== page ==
The Eight Hundred

European Festival Premiere 

The Eight Hundred
八百 (Ba Bai)

China, 2020, 147’, Mandarin
Directed by: Guan Hu 
Script: Guan Hu, Ge Rui, Hu Kun, Huang Dongbin
Photography (color): Cao Yu
Editing: Tu Yiran, He Yongyi
Art Direction: Lin Mu
Costume Design: Li Zhou
Music: Andrew Kawczynski
Main Theme: Rupert Gregson-Williams
Music Direction: Yu Fei
Sound: Fu Kang
Action Design: Fu Xiaojie
War Scenes Design: Glenn Boswell
Visual Effects: Tim Crosbie, Wu Yanran
Producers: Wang Zhonglei, Liang Jing
Production Companies: Huayi Brothers Media, Tencent Pictures, Beijing Enlight Media, Alibaba Pictures 
Cast: Wang Qianyuan (Yangguai), Zhang Yi (Lao Suanpan/Old Abacus), Jiang Wu (Lao Tie), Huang Zhizhong (Lao Hulu), Zhang Junyi (Xiaohubei), Ou Hao (Duan Wu), Du Chun (Xie Jinyuan, 524th Regiment lieutenant-colonel), Wei Chen (Zhu Shengzhong), Zhang Youhao (Qiyue), Tang Yixin (Yang Huimin), Li Jiuxiao (Daozi), Li Chen (Qi Jiaming), Liang Jing (professor’s wife), Hou Yong (Zhang, university professor), Xin Baiqing (Fang Xingwen, journalist), Yu Haoming (Shangguan Zhibiao), Liu Xiaoqing (Rong, casino owner), Yao Chen (He Xiangning), Zheng Kai (Chen Shusheng), Yu Ailei (Luo Yangchan), Huang Xiaoming (commissioner), Xu Jiawen (Eva), Zhang Cheng (Lei Xiong, Machine Gun Company commander), Ma Jingwu (theatre-troupe leader), Hu Xiaoguang (Hubei Security Corps leader), Lu Siyu (Yang Ruifu), Shao Laowu (Zhang Xiangfei), Bai En (Yang Deyu), Cao Lu (Jiang Jing, sergeant), Liu Yunlong (Lin Yang), Yang Haoyu (Tan Kai), Pang Guochang (Zhou Tianyu), Yang Jiahua (Liao Zhikai), Nakaizumi Hideo (Konoe Isao, Japanese colonel), Gao Shuang (Tang Maxin), Zheng Wei (Qiu), Gao Dongping (Lu, commissioner), Huang Miyi (Lu, actress), Cao Weiyu (Yu Hongjun), Song Yang (Zhang Boting), Xu Letong (soldier), Xu Xing (Shanghai wife), Ruan Jingtian (Jin Sijing), Du Zilan (Nationalist soldier), Liu Hangyu (Wang Qiang), Vincent Matile (French journalist), Samuel Mackey (British soldier; British citizen), David Semery (French journalist), Daniel Krauser (British army officer), Gianluca Zoppa, Lionel Roudaut, Diego Dati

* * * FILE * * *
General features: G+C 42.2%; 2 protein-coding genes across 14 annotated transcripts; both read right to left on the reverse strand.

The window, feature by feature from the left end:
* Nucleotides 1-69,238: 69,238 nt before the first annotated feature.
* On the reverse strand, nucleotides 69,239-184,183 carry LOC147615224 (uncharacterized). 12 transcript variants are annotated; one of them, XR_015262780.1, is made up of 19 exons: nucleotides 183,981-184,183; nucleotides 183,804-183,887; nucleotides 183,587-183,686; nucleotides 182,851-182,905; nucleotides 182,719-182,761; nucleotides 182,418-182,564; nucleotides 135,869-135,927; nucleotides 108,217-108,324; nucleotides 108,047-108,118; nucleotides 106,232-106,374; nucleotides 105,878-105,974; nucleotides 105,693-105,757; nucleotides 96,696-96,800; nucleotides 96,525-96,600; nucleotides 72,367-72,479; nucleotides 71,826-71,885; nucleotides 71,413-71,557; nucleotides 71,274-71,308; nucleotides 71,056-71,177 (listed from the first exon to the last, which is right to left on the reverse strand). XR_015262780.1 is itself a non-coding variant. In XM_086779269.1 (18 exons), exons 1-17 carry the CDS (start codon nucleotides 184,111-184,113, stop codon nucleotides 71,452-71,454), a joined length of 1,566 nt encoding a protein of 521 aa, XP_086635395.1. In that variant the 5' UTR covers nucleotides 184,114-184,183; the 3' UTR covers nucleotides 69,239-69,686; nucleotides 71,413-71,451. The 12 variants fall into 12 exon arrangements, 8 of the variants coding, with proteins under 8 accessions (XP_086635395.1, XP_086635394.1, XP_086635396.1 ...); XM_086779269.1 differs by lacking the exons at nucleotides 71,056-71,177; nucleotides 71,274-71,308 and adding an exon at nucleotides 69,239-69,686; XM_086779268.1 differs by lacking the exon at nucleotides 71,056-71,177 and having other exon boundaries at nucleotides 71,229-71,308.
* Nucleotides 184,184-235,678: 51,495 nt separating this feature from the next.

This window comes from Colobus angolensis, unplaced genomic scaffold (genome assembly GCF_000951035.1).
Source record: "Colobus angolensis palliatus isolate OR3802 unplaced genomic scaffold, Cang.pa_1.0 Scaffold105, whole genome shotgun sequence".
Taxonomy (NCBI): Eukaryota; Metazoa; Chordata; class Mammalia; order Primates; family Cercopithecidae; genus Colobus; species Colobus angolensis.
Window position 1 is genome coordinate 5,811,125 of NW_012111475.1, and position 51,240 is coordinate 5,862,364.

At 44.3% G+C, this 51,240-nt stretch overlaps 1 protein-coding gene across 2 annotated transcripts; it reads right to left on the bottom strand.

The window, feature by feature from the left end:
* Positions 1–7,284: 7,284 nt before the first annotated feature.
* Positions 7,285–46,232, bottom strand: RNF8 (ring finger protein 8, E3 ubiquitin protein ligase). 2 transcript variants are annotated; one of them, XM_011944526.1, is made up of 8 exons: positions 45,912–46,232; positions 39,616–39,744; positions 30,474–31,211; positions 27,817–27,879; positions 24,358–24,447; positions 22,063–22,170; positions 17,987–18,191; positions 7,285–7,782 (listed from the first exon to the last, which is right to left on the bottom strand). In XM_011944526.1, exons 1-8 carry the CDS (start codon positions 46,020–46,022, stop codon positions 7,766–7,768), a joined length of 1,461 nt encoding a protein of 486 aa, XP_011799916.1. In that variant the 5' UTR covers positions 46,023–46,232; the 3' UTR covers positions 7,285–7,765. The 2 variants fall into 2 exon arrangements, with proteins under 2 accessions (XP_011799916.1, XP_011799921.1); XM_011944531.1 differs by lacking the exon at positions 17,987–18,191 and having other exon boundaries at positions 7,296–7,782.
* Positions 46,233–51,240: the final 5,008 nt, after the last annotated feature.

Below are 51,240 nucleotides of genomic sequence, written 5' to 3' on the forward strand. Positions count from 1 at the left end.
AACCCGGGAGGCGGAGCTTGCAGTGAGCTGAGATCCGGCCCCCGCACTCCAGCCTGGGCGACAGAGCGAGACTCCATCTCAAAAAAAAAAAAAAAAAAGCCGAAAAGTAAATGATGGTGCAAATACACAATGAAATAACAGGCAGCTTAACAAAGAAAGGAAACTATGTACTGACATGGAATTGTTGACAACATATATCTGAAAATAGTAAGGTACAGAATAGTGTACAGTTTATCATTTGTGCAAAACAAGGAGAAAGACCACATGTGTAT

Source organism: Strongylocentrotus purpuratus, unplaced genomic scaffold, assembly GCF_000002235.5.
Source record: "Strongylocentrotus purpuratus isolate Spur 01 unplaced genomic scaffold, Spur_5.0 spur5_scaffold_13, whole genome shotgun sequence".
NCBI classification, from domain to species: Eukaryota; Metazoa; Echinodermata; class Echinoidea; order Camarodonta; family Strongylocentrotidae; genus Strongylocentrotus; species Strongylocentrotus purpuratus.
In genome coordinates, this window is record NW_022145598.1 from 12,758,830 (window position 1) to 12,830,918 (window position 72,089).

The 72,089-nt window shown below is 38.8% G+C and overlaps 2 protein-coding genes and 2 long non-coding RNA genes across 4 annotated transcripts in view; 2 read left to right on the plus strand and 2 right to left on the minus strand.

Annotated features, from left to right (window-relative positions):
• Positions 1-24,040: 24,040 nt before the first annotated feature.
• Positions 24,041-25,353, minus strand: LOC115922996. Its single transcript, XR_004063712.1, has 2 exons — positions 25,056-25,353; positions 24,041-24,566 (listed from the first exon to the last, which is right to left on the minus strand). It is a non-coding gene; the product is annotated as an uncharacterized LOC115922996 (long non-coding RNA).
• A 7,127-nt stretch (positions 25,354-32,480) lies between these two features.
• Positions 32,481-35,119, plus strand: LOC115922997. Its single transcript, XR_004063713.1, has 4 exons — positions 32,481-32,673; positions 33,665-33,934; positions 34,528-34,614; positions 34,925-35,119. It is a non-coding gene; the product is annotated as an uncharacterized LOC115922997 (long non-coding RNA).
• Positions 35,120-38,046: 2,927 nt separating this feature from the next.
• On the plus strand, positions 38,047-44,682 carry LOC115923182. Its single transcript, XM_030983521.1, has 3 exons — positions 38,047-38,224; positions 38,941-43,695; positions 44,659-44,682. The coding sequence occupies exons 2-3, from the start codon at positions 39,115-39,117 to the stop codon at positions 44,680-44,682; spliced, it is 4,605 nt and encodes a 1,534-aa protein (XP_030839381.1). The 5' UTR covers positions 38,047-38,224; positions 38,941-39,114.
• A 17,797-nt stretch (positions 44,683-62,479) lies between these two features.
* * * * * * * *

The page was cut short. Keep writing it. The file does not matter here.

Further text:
Date of First Release in Territory: August 21st, 2020

 

 

The most important film to be released in China in 2020 offers a glimpse of the contradictions currently to be found in the Chinese film industry: a major historical propaganda film, produced with lavish means (US$80 million), the first film to be shot entirely in IMAX, chosen as the opening film of the prestigious Shanghai International Film Festival, a few days before its debut, The Eight Hundred ran into a serious censorship problem which delayed its release by a year and saw 13 minutes of film cut from the original version. 

 

Directed by Guan Hu, a director of the so-called “Sixth Generation,” the film deals with an episode in Chinese history little known abroad but celebrated at home as an example of patriotic fervour, despite the fact that it involves troops from Chiang Kai-shek’s Nationalist Army – at the time part of the united anti-Japanese front.

 

In 1937, the Chinese army tried to delay the Japanese advance on Shanghai with a three-month battle that exhausted the Chinese troops, forcing them into retreat. In an extreme bid to resist, Chiang Kai-shek sent a battalion of around 400 soldiers – passed off in war propaganda as 800 – to defend the Sihang warehouse, a weapons and supplies depot on the banks of the Suzhou Creek, on a suicide mission designed to solicit Allied help for China and boost national morale.